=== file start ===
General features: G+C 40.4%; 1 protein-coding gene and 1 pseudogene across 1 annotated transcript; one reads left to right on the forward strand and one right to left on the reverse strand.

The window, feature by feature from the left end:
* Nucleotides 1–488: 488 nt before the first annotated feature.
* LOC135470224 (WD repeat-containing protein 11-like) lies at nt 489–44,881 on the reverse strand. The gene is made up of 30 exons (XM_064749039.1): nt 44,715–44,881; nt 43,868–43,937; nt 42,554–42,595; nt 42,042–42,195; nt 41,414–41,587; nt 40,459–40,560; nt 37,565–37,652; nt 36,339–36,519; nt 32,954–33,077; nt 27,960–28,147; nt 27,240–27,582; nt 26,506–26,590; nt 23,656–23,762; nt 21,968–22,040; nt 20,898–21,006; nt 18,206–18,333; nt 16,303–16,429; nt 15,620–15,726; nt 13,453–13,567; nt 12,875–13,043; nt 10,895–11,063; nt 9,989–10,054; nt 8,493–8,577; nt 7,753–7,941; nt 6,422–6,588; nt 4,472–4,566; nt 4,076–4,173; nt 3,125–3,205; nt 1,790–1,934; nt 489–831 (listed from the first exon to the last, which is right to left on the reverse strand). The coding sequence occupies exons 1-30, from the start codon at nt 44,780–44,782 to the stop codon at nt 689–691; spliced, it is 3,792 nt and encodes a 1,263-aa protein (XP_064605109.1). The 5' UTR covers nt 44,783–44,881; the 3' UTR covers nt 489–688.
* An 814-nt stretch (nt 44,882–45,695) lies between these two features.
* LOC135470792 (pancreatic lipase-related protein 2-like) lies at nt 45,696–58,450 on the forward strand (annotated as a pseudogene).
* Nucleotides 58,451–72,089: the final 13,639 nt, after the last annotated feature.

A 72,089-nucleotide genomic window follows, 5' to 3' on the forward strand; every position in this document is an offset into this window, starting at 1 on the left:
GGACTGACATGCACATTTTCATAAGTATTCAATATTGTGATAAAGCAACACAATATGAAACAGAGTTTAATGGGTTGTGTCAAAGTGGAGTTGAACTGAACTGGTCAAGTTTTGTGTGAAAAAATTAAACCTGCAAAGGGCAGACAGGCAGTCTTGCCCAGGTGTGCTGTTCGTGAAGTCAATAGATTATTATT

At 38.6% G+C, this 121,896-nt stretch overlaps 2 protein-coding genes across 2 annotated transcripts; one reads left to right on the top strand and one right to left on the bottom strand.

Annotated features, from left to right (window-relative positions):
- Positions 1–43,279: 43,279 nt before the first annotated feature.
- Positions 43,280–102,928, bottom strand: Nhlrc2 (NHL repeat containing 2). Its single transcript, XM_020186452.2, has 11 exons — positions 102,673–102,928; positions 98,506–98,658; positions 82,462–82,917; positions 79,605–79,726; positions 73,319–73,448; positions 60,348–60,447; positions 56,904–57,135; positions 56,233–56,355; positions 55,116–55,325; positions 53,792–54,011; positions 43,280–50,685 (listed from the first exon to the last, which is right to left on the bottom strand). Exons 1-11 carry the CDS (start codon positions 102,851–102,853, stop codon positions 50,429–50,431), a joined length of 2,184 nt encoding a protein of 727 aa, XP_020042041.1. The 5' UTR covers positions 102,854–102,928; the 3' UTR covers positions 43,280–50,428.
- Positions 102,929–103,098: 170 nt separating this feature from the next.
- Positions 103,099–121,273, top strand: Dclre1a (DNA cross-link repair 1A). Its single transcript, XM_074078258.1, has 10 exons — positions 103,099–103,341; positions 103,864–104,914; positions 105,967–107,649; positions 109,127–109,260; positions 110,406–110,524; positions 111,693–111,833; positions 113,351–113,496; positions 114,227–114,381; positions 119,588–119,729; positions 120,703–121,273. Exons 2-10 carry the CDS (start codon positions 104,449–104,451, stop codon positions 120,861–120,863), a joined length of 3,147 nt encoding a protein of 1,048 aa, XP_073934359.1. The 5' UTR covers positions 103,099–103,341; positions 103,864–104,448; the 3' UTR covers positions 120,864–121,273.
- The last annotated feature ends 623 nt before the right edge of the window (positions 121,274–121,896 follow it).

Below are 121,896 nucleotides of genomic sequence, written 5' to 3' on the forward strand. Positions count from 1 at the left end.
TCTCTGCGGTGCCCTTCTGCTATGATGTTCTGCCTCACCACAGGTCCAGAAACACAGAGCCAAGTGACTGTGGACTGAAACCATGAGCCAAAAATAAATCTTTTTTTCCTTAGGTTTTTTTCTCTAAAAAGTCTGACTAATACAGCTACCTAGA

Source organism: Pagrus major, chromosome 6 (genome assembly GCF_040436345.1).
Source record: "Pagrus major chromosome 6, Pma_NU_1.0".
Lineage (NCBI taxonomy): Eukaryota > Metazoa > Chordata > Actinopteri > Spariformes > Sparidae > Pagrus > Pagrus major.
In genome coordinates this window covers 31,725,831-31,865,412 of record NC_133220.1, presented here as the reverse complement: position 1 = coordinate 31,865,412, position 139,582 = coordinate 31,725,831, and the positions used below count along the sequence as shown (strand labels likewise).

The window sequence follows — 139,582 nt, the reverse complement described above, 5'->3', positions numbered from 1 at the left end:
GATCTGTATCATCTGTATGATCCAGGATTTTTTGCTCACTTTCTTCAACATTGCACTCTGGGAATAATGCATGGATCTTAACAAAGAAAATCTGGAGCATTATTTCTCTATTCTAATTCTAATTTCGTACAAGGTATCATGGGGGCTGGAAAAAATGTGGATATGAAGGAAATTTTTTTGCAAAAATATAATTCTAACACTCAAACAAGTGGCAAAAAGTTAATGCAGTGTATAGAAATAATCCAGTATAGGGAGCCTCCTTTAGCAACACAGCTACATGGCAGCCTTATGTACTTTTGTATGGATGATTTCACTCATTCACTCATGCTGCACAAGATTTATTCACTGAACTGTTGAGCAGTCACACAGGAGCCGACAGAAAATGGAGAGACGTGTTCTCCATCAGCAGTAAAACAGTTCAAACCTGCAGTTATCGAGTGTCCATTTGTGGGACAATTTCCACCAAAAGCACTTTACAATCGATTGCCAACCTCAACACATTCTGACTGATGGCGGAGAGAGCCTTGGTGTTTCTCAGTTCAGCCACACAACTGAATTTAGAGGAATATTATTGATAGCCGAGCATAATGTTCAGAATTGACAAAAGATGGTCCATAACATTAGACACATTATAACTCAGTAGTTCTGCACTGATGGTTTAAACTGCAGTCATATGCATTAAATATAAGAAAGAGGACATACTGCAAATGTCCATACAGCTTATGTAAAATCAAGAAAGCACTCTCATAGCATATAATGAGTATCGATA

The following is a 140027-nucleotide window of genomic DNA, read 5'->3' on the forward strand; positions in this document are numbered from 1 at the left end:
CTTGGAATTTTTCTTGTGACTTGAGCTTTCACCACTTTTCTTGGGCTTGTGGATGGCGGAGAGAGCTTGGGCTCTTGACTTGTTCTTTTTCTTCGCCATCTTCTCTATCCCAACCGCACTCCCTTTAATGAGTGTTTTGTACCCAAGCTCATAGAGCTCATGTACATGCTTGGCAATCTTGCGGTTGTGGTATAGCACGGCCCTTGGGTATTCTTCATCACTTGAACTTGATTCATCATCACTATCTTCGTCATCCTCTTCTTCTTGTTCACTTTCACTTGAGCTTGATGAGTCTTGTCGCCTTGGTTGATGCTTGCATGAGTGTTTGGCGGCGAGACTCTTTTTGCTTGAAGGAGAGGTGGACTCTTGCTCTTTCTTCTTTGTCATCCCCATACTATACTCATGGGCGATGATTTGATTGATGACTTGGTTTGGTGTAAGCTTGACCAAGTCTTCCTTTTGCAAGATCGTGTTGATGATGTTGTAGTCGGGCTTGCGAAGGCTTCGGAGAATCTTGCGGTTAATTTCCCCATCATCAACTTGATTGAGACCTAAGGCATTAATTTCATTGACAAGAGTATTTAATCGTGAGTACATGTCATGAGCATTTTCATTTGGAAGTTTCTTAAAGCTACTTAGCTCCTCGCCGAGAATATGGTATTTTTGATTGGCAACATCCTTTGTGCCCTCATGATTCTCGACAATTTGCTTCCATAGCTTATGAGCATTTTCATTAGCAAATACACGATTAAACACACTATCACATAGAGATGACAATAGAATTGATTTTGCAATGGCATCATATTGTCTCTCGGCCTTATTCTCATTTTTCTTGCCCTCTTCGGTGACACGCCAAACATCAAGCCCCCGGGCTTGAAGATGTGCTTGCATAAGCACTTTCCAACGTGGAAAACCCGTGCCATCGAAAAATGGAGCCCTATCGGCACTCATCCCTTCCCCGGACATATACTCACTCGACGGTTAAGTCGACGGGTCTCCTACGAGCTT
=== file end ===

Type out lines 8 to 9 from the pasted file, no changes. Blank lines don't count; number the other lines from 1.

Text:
A 72,089-nucleotide genomic window follows, 5' to 3' on the forward strand; every position in this document is an offset into this window, starting at 1 on the left:
GGACTGACATGCACATTTTCATAAGTATTCAATATTGTGATAAAGCAACACAATATGAAACAGAGTTTAATGGGTTGTGTCAAAGTGGAGTTGAACTGAACTGGTCAAGTTTTGTGTGAAAAAATTAAACCTGCAAAGGGCAGACAGGCAGTCTTGCCCAGGTGTGCTGTTCGTGAAGTCAATAGATTATTATT